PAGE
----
The poor and unorganized were conditioned to cooperate with the bureaucracy even if it meant sacrificing some of their civil liberties like the right to privacy.
The idea of challenging the state is already alien to many who spent years if not decades assisting politicians in refocusing the energies of the people’s movement into a mere passive lobby force in the bureaucracy.
Political patronage has diluted and falsified the concept of grassroots political organizing. It promoted the erroneous idea that political action ceases when some reforms are implemented by the state. It exaggerated the impact of these reforms as if these have to be celebrated as a revolutionary moment. It is obsessed in demonizing activism as a disruptive, destructive, and even undemocratic alternative.
But it is through militant activism and collective action that we can hope to reenergize the fighting capabilities of the grassroots, in order to effectively counter impunity in society. The state is spreading fear through shock and awe extrajudicial actions; this should be challenged by radical acts of resistance by ordinary citizens.
The Left offers a programmatic approach in building this resistance. It features the solid, systematic, and swift organizing of basic sectors who are oppressed in society such as the peasants, workers, and other toiling masses. Sectoral struggles can be linked to place-specific campaigns until a powerful broad mass movement is developed.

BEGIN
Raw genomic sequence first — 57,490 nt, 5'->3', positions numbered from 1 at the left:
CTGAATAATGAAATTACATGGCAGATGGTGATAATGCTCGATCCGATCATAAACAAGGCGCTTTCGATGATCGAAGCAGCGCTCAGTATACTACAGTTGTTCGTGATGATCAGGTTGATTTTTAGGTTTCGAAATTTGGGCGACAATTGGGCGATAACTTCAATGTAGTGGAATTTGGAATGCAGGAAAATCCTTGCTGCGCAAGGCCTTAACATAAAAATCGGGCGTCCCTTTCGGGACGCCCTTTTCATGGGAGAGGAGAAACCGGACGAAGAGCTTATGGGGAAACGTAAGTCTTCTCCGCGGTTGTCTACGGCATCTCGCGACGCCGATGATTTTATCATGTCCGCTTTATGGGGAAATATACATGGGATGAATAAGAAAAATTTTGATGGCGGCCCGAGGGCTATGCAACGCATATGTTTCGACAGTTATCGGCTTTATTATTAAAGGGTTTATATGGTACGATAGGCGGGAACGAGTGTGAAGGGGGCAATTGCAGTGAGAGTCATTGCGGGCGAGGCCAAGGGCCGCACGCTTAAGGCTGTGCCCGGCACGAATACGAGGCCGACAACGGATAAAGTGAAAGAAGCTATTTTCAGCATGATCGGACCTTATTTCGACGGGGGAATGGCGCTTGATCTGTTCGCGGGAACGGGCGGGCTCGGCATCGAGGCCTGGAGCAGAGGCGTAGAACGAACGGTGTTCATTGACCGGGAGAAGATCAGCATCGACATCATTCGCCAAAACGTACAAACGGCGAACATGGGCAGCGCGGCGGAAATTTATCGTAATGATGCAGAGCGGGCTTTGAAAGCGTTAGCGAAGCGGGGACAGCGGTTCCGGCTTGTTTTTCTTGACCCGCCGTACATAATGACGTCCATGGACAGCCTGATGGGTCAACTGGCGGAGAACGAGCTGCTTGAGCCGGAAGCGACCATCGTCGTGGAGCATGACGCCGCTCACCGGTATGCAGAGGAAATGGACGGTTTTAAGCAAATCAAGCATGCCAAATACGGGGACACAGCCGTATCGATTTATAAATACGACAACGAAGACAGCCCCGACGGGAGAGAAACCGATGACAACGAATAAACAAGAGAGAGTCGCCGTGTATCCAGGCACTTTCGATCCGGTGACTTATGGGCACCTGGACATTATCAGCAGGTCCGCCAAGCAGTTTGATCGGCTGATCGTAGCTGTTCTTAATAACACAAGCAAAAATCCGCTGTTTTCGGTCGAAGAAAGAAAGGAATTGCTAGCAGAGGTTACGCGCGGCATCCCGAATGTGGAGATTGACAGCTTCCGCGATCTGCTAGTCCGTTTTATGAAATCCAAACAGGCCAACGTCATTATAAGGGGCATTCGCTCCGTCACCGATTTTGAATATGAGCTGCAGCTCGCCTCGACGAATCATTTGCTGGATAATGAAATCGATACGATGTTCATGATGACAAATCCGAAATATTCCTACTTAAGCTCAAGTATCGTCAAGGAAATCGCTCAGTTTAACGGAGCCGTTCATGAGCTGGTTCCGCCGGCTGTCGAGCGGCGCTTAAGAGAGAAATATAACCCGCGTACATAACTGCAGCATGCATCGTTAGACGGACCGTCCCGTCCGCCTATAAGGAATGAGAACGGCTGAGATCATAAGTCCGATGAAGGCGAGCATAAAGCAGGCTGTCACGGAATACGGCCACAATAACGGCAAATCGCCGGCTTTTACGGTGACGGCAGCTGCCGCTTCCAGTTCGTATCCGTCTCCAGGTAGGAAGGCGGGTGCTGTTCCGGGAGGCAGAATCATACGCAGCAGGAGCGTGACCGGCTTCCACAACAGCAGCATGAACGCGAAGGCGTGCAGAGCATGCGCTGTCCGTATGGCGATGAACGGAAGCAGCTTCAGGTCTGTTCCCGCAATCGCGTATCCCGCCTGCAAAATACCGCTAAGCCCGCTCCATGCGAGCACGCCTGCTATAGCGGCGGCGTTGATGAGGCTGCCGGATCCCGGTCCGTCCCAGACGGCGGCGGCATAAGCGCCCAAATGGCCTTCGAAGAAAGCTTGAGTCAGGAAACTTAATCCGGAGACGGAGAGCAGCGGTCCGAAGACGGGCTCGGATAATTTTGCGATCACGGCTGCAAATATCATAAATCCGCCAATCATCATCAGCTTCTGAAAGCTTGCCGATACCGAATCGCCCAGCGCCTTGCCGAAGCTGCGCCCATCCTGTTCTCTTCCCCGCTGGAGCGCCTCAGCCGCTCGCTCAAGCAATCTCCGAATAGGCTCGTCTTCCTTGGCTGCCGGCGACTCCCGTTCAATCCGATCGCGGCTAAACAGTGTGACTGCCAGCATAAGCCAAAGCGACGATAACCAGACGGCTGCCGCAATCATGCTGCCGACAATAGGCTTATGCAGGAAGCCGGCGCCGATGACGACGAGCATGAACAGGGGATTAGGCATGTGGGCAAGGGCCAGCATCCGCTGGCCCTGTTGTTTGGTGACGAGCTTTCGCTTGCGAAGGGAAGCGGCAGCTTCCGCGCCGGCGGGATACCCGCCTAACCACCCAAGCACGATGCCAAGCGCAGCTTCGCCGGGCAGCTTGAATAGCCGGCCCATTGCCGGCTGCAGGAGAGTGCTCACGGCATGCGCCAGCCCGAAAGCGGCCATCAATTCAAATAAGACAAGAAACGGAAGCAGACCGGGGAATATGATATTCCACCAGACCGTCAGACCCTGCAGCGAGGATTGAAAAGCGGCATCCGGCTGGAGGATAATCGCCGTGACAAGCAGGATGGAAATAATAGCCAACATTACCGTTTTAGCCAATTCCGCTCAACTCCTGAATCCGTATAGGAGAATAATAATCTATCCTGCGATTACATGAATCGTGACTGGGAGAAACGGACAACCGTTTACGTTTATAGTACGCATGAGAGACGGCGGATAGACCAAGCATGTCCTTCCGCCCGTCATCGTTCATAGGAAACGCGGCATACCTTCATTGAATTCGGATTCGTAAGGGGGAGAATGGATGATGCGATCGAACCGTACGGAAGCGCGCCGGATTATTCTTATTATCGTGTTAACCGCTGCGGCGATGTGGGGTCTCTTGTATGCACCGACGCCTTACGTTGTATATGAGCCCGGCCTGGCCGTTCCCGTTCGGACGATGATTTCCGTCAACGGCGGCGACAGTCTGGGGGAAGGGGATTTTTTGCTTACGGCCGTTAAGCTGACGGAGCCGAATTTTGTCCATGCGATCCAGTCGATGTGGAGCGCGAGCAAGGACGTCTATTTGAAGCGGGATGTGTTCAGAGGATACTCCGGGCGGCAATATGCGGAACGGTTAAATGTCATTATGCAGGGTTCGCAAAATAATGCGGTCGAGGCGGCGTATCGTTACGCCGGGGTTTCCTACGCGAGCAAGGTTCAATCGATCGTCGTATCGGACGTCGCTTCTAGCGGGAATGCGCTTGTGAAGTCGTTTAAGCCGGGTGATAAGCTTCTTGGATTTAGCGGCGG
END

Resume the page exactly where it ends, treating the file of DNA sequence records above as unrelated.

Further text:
The long-term goal is not just to encourage individual acts of courage and defiance but the collective empowerment of the grassroots.
Further, if the state is using the language of reform to justify the adoption of anti-people and anti-poor policies, then the organized grassroots should expose this deception by launching an all-out propaganda war about the justness of upholding the politics of resistance. Information tools should be used in aid of activism like the Facebook-initiated ‘Million People March’ against corruption, and not as a means to foment further fragmentation and hate in society.
A collective challenge to any rising threat to democracy is essential to defend the grassroots. A collective and militant movement, backed up by solid political organizing in the grassroots, has more potential to decisively influence the political program and priorities of any ruling party.
Concretely applied today, it means a strong citizen movement should retake the initiative in the grassroots and compel the government to rethink its political strategy. Duterte, the so-called Leftist, should not just mouth the slogans of the revolution. He should be made aware that revolution requires the constant mobilization of the grassroots to fight injustice, inequality, and other preventable miseries in society.
But grassroots organizers have to do some serious reflection about how they conduct their political work. They have to study the disturbing rise of populism vis-à-vis the uneven growth of progressive forces across the country. They have to ask why an increasing number of the alienated poor are enthusiastic in promoting the narratives of the elite. They have to be self-critical about their tactics and recalibrate the strategy to renew the vigor of the mass movement and make the language of the revolution more relevant than ever.
Mong Palatino is a Filipino activist and former legislator. Email: firstname.lastname@example.org